You'll find a dedicated team of City Concierges ready to welcome you and help make the most of your time in Chicago. Stop by for free brochures, multilingual maps and complimentary concierge services. Our friendly and knowledgeable staff will help you navigate the city, plan customized itineraries, and find exciting attractions and events.
With a City Concierge you can also:
- Make dining reservations at local restaurants via OpenTable
- Purchase Chicago CityPASS
- Book sightseeing tours through Chicago Architecture Foundation (for sale at both locations) and Chicago Trolley & Double Decker Co. (for sale only at the Chicago Cultural Center location)
Inside the Chicago Water Works location on the Magnificent Mile, check out the discount Hot Tix outpost for half-price theater tickets to more than 200 local theater companies through the League of Chicago Theatres. In the Loop, two additional Hot Tix outposts are across the street from the Chicago Cultural Center at 72 E. Randolph Street and in Block 37 at 108 N. State Street.
Places of Worship
Chicago has an extremely diverse population, and visitors can find any number of religious institutions throughout the city for just about any faith.
Following is a brief sampling of places of worship in the downtown Loop and Magnificent Mile area.
Buddhist Temple of Chicago
1151 W. Leland Ave
Chicago, IL 60640
Old St. Patrick's Church
700 W. Adams St.
Chicago, IL 60661
Seventeenth Church of Christ, Scientist
55 E. Wacker Dr.
Chicago IL 60601
St. James Cathedral
65 E. Huron St.
Chicago, IL 60611
1017 N. LaSalle Dr.
Chicago, IL 60610
Chicago Loop Synagogue
16 S. Clark St.
Chicago IL 60603
First St. Paul's Evangelical Lutheran Church
1301 N. LaSalle Dr.
Chicago IL 60610
First United Methodist Church at The Chicago Temple
77 W. Washington St.
Chicago IL 60602
Downtown Islamic Center
231 S. State St.
Chicago IL 60604
Fourth Presbyterian Church
126 E. Chestnut St.
Chicago IL 60611
No one wants to get sick when they're away from home, but if it happens, you'll be in good hands. Chicago offers a number of internationally-ranked hospitals, many in close proximity to downtown.
|Advocate Illinois Masonic Medical Center
836 W. Wellington Ave., Chicago, IL 60657
|Ann & Robert H. Lurie Children's Hospital of Chicago
225 E. Chicago Avenue, Chicago, Illinois 60611 312.227.4000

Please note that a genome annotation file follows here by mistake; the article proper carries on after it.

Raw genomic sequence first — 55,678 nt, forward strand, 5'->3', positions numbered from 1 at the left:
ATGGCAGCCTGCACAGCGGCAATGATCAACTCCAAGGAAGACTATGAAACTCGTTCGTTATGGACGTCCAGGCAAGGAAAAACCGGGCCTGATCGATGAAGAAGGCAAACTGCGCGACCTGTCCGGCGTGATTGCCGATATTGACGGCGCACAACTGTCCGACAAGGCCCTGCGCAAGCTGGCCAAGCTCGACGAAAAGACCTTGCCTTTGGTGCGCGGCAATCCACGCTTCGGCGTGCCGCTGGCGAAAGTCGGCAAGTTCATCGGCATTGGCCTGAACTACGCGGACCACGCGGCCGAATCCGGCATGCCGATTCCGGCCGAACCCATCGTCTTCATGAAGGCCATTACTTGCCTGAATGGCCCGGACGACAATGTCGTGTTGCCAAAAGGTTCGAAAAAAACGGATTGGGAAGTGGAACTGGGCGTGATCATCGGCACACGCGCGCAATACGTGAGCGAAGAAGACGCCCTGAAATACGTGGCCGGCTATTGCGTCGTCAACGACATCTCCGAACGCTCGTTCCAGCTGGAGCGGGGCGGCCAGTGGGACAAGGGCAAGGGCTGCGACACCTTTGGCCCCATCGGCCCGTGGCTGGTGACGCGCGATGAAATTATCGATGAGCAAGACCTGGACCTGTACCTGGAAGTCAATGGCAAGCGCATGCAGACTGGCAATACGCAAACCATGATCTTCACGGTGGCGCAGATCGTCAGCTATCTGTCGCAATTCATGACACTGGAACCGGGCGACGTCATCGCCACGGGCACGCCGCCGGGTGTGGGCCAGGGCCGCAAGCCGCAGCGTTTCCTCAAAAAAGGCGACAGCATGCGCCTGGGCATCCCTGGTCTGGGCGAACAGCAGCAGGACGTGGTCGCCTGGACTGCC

|Mercy Hospital & Medical Center
2525 South Michigan Avenue, Chicago, IL 60616 312.567.2000
|Northwestern Memorial Hospital
251 E. Huron St., Chicago, IL 60611
|Rush University Medical Center
1653 W. Congress Parkway, Chicago, IL 60612 312.942.5000
|The University of Chicago Medicine
5841 S. Maryland Ave., Chicago, IL 60637
|University of Illinois Hospital & Health Science System
1740 W. Taylor St., Chicago, IL 60612
TRAVELERS WITH SPECIAL NEEDS
Chicago was voted one of America's most disability-friendly cities by the National Organization on Disability, Chicago is accessible for visitors with special needs.
Here are some resources:
Easy Access Chicago (773.388.8839) offers comprehensive accessibility information more than 100 top attractions, transportation, O'Hare / Midway airports, hotel, restaurants, and more. You'll also find listings of accessible tours and key disability services. You can also download the guide now.
Scootaround Wheelchair & Scooter Rentals (888.441.7575) provides a wide range of mobility solutions including renting mobility scooters, wheelchairs, and power chairs.
Accessible Journeys (800.846.4537) provides accessible vacation planning and group tours as well as licensed travel companions for slow walkers and wheelchair travelers. Check out their comprehensive information for travel professionals.
The Mayor's Office for People with Disabilities provides information on accessibility at the city's many lakefront festivals, wheelchair accessible taxicabs, renting hand cycles, and much more.
Deaf Communication by Innovation provides qualified sign language interpreters / translators for travelers.
Chicago's Regional Transportation Authority (312.836.7000; TTY: 312.836.4949) provides accessibility services and resources for Metra commuter rail and PACE suburban bus services.
SCR Medical Transportation (773.768.7000) offers 24-hour dispatching utilizing wheelchair accessible minivans, 15-passenger vans, and wheelchair assessable coaches and sedans.
Taxi Access Program (800-281-4466) is the dispatch service for more than 20 taxicab companies which operate wheelchair accessible minivans equipped with ramps, wheelchair securements, and shoulder seat belts.